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From Killing to Burial: Questions Left Unanswered
Ref.: 15/2016
10، Mar 2016

Since October 2015, Israel has escalated its human rights violations against Palestinians in the Occupied Palestinian Territory (OPT), including through collective punishment measures and excessive use of force. The Israeli Occupying Forces (IOF) continue to disregard Palestinians' right to life through a shoot-to-kill policy. As of 9 March 2016, 182 Palestinians, including 44 children, were killed by the IOF and settlers since October 2015. Of the 182, at least 113 were killed for allegedly carrying out attacks. While many of these cases appear to amount to unlawful and extrajudicial killings, very few of them have been investigated. Further, the Israeli authorities have reinstated the practice of holding bodies of those killed as a mean of punishing their families.[1]


On 26 December 2015, Mus'ab Mahmoud Al-Ghazali, 26, was shot and killed by the IOF in Bab Al-Jadid (New Gate), Jerusalem, after he allegedly attempted to stab an Israeli soldier. At an early age, Mus'ab was diagnosed with an intellectual development disorder. Mus'ab also had physical problems, causing him difficulty in walking. That morning, Mus'ab left his house at 8:00 am to go to his uncle's workshop and to collect empty plastic bottles, as he usually does. Approximately an hour later, the family received a phone call from the Israeli Intelligence asking Mus'ab's father and his cousin to go to the interrogation centre in Jerusalem. They were questioned about Mus'ab's affiliation and about his actions before leaving the house that morning. The father confirmed that Mus'ab was a special-needs young man and that there was no way he would stab someone. Later that day, the IOF raided Al-Ghazali residence in Ras Al-'Amoud, Jerusalem, and searched through it. The father and four of Mus'ab's brothers were summoned for interrogation again by the Intelligence later that day. (Al-Haq Affidavit No. 11389/2015)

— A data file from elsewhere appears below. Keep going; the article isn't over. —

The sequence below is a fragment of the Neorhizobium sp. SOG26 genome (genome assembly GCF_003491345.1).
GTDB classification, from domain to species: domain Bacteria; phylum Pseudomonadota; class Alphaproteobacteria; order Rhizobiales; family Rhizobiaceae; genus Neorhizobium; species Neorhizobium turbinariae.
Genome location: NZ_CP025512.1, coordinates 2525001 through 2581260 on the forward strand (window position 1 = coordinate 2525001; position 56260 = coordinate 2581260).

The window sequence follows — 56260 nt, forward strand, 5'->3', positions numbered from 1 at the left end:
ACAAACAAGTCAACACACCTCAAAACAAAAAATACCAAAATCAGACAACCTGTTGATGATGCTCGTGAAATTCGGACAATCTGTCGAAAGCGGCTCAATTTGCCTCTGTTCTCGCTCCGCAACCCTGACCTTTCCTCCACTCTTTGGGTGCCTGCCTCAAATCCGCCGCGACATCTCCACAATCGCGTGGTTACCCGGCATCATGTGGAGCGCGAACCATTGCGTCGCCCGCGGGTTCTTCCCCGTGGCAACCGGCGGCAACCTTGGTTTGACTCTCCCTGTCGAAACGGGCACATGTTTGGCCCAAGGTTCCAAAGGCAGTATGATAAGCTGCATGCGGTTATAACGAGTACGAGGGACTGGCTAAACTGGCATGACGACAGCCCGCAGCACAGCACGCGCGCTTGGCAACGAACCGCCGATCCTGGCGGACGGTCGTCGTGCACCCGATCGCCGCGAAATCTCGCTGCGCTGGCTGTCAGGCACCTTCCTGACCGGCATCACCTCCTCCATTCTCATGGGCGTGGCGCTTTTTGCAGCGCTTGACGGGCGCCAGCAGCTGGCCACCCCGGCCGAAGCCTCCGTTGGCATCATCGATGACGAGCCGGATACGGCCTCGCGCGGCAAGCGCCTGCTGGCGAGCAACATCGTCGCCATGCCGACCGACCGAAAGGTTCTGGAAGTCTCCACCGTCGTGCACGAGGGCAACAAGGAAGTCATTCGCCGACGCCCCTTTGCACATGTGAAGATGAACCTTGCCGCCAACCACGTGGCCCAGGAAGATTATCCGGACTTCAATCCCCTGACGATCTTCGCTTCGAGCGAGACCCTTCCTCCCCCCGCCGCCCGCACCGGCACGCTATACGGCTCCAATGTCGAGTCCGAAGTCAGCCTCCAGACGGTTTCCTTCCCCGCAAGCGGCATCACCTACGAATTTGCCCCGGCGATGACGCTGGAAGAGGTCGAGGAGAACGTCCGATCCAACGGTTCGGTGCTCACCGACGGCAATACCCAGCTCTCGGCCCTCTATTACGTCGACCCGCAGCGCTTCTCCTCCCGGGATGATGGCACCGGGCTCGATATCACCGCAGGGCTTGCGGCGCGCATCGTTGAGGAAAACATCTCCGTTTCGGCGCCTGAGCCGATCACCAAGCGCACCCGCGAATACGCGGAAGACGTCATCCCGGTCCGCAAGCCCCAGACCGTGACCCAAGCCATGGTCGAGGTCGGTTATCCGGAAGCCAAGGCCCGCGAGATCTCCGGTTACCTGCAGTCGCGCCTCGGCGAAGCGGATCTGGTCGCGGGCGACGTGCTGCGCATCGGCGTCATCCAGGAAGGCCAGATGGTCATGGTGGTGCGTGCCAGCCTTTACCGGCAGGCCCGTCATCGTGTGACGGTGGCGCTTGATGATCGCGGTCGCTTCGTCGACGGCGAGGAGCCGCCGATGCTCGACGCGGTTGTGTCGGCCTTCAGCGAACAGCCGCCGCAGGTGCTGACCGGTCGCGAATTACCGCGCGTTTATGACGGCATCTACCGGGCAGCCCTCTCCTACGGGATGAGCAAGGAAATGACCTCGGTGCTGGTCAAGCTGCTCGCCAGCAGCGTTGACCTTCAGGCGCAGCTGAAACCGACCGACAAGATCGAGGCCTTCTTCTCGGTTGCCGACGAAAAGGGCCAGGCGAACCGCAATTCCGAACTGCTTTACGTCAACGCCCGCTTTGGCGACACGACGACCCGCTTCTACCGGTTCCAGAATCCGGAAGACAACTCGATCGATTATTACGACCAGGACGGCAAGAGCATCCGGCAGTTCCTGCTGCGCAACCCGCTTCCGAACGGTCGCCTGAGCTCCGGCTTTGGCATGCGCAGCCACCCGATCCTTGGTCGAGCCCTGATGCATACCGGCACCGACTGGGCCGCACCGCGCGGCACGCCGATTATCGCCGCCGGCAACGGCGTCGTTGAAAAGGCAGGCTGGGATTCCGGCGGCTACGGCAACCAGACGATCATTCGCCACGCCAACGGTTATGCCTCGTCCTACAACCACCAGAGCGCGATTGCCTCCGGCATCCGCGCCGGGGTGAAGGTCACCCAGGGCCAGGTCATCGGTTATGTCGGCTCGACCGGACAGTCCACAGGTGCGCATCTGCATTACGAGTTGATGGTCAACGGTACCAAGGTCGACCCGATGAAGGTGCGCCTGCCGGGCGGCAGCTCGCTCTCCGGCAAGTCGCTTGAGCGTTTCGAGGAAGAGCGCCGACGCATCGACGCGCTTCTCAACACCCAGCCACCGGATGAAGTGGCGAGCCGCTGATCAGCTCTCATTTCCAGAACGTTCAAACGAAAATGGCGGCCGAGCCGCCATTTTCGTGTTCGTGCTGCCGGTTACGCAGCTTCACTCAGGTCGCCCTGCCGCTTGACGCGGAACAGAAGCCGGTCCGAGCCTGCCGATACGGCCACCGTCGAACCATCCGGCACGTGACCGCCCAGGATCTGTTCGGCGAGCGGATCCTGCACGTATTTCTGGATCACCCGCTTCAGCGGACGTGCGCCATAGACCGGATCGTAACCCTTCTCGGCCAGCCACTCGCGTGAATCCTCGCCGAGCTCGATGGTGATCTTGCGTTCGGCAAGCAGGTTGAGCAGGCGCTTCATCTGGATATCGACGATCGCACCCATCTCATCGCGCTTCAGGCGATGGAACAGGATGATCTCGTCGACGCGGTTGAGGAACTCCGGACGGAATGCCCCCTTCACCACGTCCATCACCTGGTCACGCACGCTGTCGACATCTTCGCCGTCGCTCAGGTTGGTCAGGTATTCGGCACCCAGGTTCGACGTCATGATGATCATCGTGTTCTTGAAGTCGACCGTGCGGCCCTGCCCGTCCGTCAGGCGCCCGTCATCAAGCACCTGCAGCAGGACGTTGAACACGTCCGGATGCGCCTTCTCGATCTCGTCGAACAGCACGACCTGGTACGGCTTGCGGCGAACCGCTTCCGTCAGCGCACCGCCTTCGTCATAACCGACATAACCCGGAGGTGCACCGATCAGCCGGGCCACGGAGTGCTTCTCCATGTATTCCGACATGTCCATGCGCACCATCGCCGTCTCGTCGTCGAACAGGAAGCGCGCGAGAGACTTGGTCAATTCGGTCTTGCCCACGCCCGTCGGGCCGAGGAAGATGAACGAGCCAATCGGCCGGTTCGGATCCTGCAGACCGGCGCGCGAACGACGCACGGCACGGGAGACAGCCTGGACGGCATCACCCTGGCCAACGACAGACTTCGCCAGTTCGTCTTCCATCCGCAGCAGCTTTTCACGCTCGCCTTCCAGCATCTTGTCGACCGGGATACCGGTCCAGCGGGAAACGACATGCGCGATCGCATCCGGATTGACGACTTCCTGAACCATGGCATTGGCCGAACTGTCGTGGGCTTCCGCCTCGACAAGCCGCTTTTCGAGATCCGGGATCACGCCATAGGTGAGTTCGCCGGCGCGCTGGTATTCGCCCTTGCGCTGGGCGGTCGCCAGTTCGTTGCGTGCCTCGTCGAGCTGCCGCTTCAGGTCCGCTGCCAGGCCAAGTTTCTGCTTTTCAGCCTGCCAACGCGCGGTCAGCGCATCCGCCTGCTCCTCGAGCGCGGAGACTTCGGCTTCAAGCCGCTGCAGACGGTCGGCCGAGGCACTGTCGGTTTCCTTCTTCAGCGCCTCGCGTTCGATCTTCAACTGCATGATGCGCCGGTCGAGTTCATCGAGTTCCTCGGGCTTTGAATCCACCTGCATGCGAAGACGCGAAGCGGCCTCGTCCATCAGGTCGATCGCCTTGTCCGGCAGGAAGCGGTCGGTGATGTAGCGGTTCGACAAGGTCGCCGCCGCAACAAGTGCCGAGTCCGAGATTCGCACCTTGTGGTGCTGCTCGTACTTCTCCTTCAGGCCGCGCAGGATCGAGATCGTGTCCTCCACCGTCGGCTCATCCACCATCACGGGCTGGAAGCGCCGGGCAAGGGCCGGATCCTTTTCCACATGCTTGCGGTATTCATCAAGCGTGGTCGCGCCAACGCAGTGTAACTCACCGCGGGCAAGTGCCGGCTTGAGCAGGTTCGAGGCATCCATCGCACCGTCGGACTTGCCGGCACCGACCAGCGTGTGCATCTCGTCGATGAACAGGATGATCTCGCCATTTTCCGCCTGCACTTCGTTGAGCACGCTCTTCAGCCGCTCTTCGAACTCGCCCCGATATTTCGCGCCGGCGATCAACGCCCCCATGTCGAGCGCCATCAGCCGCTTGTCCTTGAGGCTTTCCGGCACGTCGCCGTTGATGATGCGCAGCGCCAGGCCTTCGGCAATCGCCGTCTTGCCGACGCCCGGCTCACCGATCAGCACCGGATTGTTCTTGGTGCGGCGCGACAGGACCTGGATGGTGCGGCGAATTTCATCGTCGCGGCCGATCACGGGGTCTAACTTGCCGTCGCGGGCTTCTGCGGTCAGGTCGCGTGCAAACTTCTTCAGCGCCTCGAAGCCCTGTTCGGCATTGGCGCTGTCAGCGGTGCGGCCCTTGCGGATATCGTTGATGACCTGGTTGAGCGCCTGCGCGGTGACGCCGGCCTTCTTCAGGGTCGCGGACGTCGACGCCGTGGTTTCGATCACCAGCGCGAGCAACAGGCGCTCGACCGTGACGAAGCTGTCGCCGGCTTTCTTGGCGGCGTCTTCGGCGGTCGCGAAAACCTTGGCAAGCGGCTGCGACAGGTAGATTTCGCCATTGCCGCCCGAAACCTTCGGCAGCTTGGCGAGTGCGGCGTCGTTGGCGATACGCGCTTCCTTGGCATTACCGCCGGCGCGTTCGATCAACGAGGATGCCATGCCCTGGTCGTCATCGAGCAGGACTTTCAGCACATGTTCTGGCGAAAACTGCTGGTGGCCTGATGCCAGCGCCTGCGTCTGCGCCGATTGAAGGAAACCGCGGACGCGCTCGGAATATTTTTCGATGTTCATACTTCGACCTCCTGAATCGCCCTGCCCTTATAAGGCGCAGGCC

An anonymous witness stated that he had been passing by before the shooting and saw Mus'ab sitting on a bench near Bab Al-Jadid. Within seconds, he saw two Israeli policemen on horseback going towards Mus'ab who had his hands up and seemed frightened. His palms were open and the witness claims that they were empty. Suddenly, the two policemen shot Mus'ab and he fell to the ground on his knees. The two policemen stepped down from their horses and came closer to Mus'ab and continued to shoot him with 4-5 bullets. Mus'ab then fell to the ground.